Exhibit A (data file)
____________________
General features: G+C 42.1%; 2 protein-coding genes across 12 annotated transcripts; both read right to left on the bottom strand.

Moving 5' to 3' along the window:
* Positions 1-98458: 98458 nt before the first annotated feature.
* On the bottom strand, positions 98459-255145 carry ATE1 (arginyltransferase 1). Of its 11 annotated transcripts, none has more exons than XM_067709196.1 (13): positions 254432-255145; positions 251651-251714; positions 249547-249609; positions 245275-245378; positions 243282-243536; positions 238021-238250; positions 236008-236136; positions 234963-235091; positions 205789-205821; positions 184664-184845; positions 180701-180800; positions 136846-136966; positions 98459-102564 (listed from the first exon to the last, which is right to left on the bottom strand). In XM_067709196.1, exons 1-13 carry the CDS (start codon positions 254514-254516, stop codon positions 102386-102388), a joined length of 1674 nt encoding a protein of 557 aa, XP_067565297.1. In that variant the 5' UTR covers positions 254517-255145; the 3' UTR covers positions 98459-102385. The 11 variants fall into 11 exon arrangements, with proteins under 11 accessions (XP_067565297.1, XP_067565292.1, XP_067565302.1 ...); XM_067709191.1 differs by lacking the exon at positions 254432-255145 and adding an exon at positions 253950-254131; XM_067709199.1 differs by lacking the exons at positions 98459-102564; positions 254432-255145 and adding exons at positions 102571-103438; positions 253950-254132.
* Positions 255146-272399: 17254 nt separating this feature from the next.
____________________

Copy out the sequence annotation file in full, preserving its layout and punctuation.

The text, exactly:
General features: G+C 42.1%; 2 protein-coding genes across 12 annotated transcripts; both read right to left on the bottom strand.

Moving 5' to 3' along the window:
* Positions 1-98458: 98458 nt before the first annotated feature.
* On the bottom strand, positions 98459-255145 carry ATE1 (arginyltransferase 1). Of its 11 annotated transcripts, none has more exons than XM_067709196.1 (13): positions 254432-255145; positions 251651-251714; positions 249547-249609; positions 245275-245378; positions 243282-243536; positions 238021-238250; positions 236008-236136; positions 234963-235091; positions 205789-205821; positions 184664-184845; positions 180701-180800; positions 136846-136966; positions 98459-102564 (listed from the first exon to the last, which is right to left on the bottom strand). In XM_067709196.1, exons 1-13 carry the CDS (start codon positions 254514-254516, stop codon positions 102386-102388), a joined length of 1674 nt encoding a protein of 557 aa, XP_067565297.1. In that variant the 5' UTR covers positions 254517-255145; the 3' UTR covers positions 98459-102385. The 11 variants fall into 11 exon arrangements, with proteins under 11 accessions (XP_067565297.1, XP_067565292.1, XP_067565302.1 ...); XM_067709191.1 differs by lacking the exon at positions 254432-255145 and adding an exon at positions 253950-254131; XM_067709199.1 differs by lacking the exons at positions 98459-102564; positions 254432-255145 and adding exons at positions 102571-103438; positions 253950-254132.
* Positions 255146-272399: 17254 nt separating this feature from the next.